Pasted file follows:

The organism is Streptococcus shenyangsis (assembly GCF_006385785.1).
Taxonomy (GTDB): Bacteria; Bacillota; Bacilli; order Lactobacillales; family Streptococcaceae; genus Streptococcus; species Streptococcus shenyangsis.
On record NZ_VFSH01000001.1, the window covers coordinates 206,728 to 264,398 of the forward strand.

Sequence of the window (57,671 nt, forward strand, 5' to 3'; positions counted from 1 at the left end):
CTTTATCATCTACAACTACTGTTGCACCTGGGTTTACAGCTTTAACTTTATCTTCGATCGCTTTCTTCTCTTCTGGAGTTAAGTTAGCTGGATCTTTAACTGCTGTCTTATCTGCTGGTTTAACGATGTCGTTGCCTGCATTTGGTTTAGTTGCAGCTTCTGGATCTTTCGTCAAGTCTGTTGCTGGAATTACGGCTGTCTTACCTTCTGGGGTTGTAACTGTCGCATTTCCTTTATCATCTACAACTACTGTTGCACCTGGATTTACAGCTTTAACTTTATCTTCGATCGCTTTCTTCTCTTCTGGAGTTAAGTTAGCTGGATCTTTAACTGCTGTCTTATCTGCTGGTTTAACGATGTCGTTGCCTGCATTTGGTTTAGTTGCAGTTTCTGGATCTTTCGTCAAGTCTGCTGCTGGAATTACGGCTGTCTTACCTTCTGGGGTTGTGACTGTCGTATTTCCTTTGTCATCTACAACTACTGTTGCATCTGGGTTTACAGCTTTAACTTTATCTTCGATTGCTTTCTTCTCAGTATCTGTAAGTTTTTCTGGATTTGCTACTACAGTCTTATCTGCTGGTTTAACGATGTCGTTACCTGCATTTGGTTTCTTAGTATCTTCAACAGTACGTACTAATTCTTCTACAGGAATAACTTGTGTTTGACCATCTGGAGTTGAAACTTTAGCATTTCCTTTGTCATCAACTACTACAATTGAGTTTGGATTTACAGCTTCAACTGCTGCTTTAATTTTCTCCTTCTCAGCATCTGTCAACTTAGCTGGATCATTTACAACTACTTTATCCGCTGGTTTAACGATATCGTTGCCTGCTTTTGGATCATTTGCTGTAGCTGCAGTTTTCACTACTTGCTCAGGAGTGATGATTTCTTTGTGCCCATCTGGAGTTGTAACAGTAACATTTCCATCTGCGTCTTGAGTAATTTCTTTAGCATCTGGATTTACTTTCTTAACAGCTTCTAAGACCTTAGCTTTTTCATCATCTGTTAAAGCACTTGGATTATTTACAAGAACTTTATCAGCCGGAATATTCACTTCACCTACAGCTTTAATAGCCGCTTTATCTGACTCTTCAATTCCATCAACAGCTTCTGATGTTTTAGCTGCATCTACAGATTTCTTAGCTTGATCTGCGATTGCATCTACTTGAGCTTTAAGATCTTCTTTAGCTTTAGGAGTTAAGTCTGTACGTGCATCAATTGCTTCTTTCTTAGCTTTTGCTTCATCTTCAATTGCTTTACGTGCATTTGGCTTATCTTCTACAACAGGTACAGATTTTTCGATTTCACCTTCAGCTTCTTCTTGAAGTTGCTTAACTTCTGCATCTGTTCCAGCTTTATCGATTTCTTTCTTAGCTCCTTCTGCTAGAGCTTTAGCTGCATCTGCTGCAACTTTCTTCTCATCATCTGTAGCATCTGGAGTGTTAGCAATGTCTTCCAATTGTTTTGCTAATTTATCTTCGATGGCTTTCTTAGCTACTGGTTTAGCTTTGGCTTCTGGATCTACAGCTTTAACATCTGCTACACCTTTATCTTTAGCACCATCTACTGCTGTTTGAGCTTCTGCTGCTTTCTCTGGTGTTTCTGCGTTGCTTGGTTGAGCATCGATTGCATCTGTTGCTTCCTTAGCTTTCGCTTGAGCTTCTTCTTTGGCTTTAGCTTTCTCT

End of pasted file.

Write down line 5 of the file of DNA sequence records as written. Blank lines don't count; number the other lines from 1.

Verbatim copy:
CTTTATCATCTACAACTACTGTTGCACCTGGGTTTACAGCTTTAACTTTATCTTCGATCGCTTTCTTCTCTTCTGGAGTTAAGTTAGCTGGATCTTTAACTGCTGTCTTATCTGCTGGTTTAACGATGTCGTTGCCTGCATTTGGTTTAGTTGCAGCTTCTGGATCTTTCGTCAAGTCTGTTGCTGGAATTACGGCTGTCTTACCTTCTGGGGTTGTAACTGTCGCATTTCCTTTATCATCTACAACTACTGTTGCACCTGGATTTACAGCTTTAACTTTATCTTCGATCGCTTTCTTCTCTTCTGGAGTTAAGTTAGCTGGATCTTTAACTGCTGTCTTATCTGCTGGTTTAACGATGTCGTTGCCTGCATTTGGTTTAGTTGCAGTTTCTGGATCTTTCGTCAAGTCTGCTGCTGGAATTACGGCTGTCTTACCTTCTGGGGTTGTGACTGTCGTATTTCCTTTGTCATCTACAACTACTGTTGCATCTGGGTTTACAGCTTTAACTTTATCTTCGATTGCTTTCTTCTCAGTATCTGTAAGTTTTTCTGGATTTGCTACTACAGTCTTATCTGCTGGTTTAACGATGTCGTTACCTGCATTTGGTTTCTTAGTATCTTCAACAGTACGTACTAATTCTTCTACAGGAATAACTTGTGTTTGACCATCTGGAGTTGAAACTTTAGCATTTCCTTTGTCATCAACTACTACAATTGAGTTTGGATTTACAGCTTCAACTGCTGCTTTAATTTTCTCCTTCTCAGCATCTGTCAACTTAGCTGGATCATTTACAACTACTTTATCCGCTGGTTTAACGATATCGTTGCCTGCTTTTGGATCATTTGCTGTAGCTGCAGTTTTCACTACTTGCTCAGGAGTGATGATTTCTTTGTGCCCATCTGGAGTTGTAACAGTAACATTTCCATCTGCGTCTTGAGTAATTTCTTTAGCATCTGGATTTACTTTCTTAACAGCTTCTAAGACCTTAGCTTTTTCATCATCTGTTAAAGCACTTGGATTATTTACAAGAACTTTATCAGCCGGAATATTCACTTCACCTACAGCTTTAATAGCCGCTTTATCTGACTCTTCAATTCCATCAACAGCTTCTGATGTTTTAGCTGCATCTACAGATTTCTTAGCTTGATCTGCGATTGCATCTACTTGAGCTTTAAGATCTTCTTTAGCTTTAGGAGTTAAGTCTGTACGTGCATCAATTGCTTCTTTCTTAGCTTTTGCTTCATCTTCAATTGCTTTACGTGCATTTGGCTTATCTTCTACAACAGGTACAGATTTTTCGATTTCACCTTCAGCTTCTTCTTGAAGTTGCTTAACTTCTGCATCTGTTCCAGCTTTATCGATTTCTTTCTTAGCTCCTTCTGCTAGAGCTTTAGCTGCATCTGCTGCAACTTTCTTCTCATCATCTGTAGCATCTGGAGTGTTAGCAATGTCTTCCAATTGTTTTGCTAATTTATCTTCGATGGCTTTCTTAGCTACTGGTTTAGCTTTGGCTTCTGGATCTACAGCTTTAACATCTGCTACACCTTTATCTTTAGCACCATCTACTGCTGTTTGAGCTTCTGCTGCTTTCTCTGGTGTTTCTGCGTTGCTTGGTTGAGCATCGATTGCATCTGTTGCTTCCTTAGCTTTCGCTTGAGCTTCTTCTTTGGCTTTAGCTTTCTCT